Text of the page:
~ written by Ctein, TOP Technical Editor
(who is posting on-and-off while Mike's nomadic)
I tend to buy computers towards the high end of the scale and keep them for a long time. I don't know if it is, in fact, more economical than buying towards the low end and getting a new machine every two years, but I find it a lot less annoying.
Both the laptop and the desktop machines here have been approaching the replacement point. My laptop is particularly long in the tooth. My 15" MacBook Pro is a 2007 model. I've upgraded it several times along the way, but one can only push so far. It runs a lot faster than when I bought it, but I'm doing more complicated things with much bigger files than I was eight years ago.
I have, without question, been salivating over the retina MacBook Pro. True 24-bit color, close to sRGB right out-of-the-box, that's a real nice thing to have a laptop. Plus, it's an incredibly powerful machine. It'll handily outperform our 27" 2009 iMac, which is still a satisfactory work machine. Pump that MacBook Pro up to 16 Gb of RAM, add an Adobe RGB external monitor, and I'd be a pretty happy camper.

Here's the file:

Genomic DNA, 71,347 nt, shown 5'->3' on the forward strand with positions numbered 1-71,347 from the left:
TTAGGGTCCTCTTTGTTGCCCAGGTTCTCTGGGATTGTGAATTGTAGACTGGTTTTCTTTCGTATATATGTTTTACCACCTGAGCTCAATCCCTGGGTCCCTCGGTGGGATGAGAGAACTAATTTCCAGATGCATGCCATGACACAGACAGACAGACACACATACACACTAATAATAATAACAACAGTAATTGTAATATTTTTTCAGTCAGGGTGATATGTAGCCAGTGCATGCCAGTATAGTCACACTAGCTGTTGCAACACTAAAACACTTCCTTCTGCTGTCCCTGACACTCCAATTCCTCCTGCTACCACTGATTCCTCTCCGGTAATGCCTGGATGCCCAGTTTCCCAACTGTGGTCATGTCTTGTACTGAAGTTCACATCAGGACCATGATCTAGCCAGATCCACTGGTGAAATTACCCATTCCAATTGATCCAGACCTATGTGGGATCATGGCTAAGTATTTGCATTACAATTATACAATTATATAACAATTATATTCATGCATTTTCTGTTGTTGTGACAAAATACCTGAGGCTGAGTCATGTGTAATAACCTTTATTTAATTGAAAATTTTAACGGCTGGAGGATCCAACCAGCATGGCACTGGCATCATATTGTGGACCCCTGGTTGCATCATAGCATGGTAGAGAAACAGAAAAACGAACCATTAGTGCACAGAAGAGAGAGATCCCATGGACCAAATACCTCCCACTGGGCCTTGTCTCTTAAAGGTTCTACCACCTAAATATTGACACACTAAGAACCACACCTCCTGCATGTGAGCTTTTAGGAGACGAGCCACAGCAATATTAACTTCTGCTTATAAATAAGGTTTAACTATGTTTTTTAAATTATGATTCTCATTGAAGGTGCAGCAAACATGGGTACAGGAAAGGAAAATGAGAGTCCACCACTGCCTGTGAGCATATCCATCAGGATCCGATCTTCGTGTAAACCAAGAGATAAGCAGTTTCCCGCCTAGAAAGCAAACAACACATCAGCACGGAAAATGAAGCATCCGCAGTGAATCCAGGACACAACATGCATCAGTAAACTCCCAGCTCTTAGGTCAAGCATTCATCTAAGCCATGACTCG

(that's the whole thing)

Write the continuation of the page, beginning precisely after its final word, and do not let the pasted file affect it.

The thing that's kept me from moving to a new laptop is that my e-mail program and a couple of other business-critical programs I use won't run under anything later than OS X 10.6. A new machine means a new OS, which means a new e-mail program, etc. Insert any number my previous rants about planned obsolescence here. You can Google for them. Adapting to new software, especially a program I'm using many times a day, is not my idea of fun. Still, the laptop was high on the replacement list.